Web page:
When opening the clear door separating MOJO cycling studio from the rest of the Plaza, customers are greeted by the fun, upbeat music blaring from the fitness studio. Shortly after, they are followed by the strong scent of clean lemon Lysol.
Eyes are then immediately drawn to the huge tangerine-colored bubble reading “MOJO” on the back wall, complete with some teenage girls in front of it snapping a selfie. To top off the trendy vibe, senior and employee Lydia Fries stands behind the front desk smiling and checking people in, while simultaneously slightly dancing around with one of her co-workers.
MOJO is a cycling studio on the plaza that places an emphasis on energizing clients mentally and physically, while also establishing a family-like atmosphere.
Part of MOJO’s brand is to be outgoing and hip, so by hiring younger people, such as Fries, and other senior Maddie Willson, it helps keep that brand alive, owner of MOJO Amanda Rismiller explained.
Through high school employees, MOJO is able to grab the attention of a whole new target audience.
“It’s nice to have people at the front desk who are friendly, that know other people who are coming here, and it’s good to have our younger audience bring in their friends who are younger,” Rismiller said.
Just as Fries and Willson have added a fresh, new look to MOJO, MOJO’s layout in the fitness studio also draws people in with its different look. Workouts are done in a dark room rimmed with color-changing lights at the top of the ceiling, which softly illuminate the room. Because it is dark you can’t see other people, making it a judgement free zone.
The group atmosphere and positivity helps push clients and keeps them going throughout the hour-long workout. The dimly lit room helps clients feel more comfortable and establishes a sense of unity throughout all of the clients taking a class.
“It’s group fitness, so I really enjoy working out with and helping other people,” Willson said. “I like how you can connect with people on fitness, something you are passionate about, or have a goal for.”
When MOJO is running a special deal, like 10 classes for $50, Fries and Willson will send out texts and spread the word. Also, one time to help advertise MOJO, the girls set up a time for all East students to take a class for a discounted price.
By having high school girls as employees, MOJO is also able to extend their brand of being hip onto social media. All of the employees go through a rotation of running the MOJO Instagram account, and a couple of weeks ago Willson “took over” their feed.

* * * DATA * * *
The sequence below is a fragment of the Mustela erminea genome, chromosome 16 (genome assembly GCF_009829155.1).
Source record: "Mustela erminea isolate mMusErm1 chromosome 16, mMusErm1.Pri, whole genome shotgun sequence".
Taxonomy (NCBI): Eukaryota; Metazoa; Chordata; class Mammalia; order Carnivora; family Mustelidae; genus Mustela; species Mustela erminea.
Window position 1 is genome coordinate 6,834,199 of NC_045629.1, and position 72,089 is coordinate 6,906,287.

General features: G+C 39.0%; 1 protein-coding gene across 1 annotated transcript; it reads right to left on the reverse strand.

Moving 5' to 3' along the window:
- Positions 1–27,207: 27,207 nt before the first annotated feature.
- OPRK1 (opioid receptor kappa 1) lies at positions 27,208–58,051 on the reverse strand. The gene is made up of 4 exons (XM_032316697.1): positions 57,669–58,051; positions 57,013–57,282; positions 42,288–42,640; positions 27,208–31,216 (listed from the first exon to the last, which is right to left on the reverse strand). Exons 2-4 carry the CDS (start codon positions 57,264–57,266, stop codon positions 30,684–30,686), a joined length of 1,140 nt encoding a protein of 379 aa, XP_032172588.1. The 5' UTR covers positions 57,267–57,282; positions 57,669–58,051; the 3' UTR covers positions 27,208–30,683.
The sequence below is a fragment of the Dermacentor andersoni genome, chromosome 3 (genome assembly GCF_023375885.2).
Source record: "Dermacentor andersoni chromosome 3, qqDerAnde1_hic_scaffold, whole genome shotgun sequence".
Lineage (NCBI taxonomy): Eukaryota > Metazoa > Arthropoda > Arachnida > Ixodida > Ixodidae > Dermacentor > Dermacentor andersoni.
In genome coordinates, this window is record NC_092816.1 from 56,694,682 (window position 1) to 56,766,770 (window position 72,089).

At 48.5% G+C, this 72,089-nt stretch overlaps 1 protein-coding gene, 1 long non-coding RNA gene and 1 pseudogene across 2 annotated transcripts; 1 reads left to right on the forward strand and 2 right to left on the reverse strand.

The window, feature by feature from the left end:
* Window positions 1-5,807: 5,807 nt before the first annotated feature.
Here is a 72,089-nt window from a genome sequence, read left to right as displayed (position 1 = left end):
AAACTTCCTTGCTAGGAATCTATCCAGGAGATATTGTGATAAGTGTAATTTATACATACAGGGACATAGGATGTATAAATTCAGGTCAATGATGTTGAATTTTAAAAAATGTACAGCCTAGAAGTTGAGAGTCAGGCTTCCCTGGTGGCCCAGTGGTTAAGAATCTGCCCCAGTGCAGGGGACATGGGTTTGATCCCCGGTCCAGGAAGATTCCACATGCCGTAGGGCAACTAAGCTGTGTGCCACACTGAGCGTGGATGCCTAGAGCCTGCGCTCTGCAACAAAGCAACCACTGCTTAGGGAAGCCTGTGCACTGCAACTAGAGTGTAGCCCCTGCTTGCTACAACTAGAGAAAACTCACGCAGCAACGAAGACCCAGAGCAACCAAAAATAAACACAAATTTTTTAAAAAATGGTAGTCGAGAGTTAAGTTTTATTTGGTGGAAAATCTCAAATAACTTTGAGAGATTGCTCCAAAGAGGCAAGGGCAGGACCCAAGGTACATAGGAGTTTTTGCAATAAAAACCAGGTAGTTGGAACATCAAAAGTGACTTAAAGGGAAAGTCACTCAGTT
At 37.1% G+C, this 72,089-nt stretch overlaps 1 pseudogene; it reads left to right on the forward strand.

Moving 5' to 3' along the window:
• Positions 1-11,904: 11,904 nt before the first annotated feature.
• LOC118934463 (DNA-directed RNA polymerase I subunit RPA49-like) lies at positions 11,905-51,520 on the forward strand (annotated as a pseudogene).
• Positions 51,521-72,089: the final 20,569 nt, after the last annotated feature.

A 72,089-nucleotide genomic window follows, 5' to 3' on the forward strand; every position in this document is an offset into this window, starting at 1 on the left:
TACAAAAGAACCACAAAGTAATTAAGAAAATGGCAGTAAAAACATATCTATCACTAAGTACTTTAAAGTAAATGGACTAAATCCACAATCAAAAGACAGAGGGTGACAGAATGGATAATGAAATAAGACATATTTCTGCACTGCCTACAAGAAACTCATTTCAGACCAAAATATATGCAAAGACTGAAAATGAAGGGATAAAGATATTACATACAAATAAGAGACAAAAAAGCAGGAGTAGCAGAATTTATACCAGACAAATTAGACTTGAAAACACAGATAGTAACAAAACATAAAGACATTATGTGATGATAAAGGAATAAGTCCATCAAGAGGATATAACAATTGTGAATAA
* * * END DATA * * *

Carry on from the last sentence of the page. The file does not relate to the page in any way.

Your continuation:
Willson’s posts ranged from what she loves to do most, such as running, to what she fuels herself with when she workouts, like Luna Bars. When Willson ran the MOJO account, she incorporated some of her teenage lingo, such as “sun’s out, guns out,” which helped bring a new sense of youth to the account. Most other workers at MOJO are in their twenties. Also, several of her friends started to follow MOJO on Instagram, when they realized it was Maddie running the account.
“Through my posts, I wanted to emphasize that MOJO is not just about burning a ton of calories,” Willson said. “I also wanted to show that MOJO has made me stronger and helped me with cross country.”
Last spring, Willson was injured, so she wasn’t able to keep up with a ton of mileage for cross country. However, since she attended MOJO classes regularly, she was able to keep up her endurance and came in first place at the cross country time trials in the fall.
Willson had been a regular at a pop-up studio under UltraMax, and MOJO wanted a familiar face to be running the front desk at their studio. When Willson needed a substitute one day, she called up Fries, who had also been a frequent visitor at the pop-up studio.
From Fries just beginning as a regular at MOJO’s pop up studio, she has come along way. She is currently undergoing training in order to become an instructor at MOJO.
To do this, she has to rehearse teaching a class to another instructor, and she will have to compose an hour-long playlist that matches perfectly to the exercises she includes. The different part about teaching at MOJO compared to other workout places is that all exercises involved have to be beat based and consist of exercises that are like dance moves, such as tap-backs, or hovers.
“It can be challenging to be an instructor, because sometimes you’ll think one song will work really well for a certain exercise, but it ends up not working at all,” Fries explained.
As a teenager, Lydia has good music to mix in that get people excited for workouts. Some of her personal favorites include “Do my Thang” by Miley Cyrus, or Drake songs.
Throughout the past ten months that MOJO has been open, they have created a fresh, family-environment that has been addicting for all clients and has left them wanting more MOJO in their everyday life.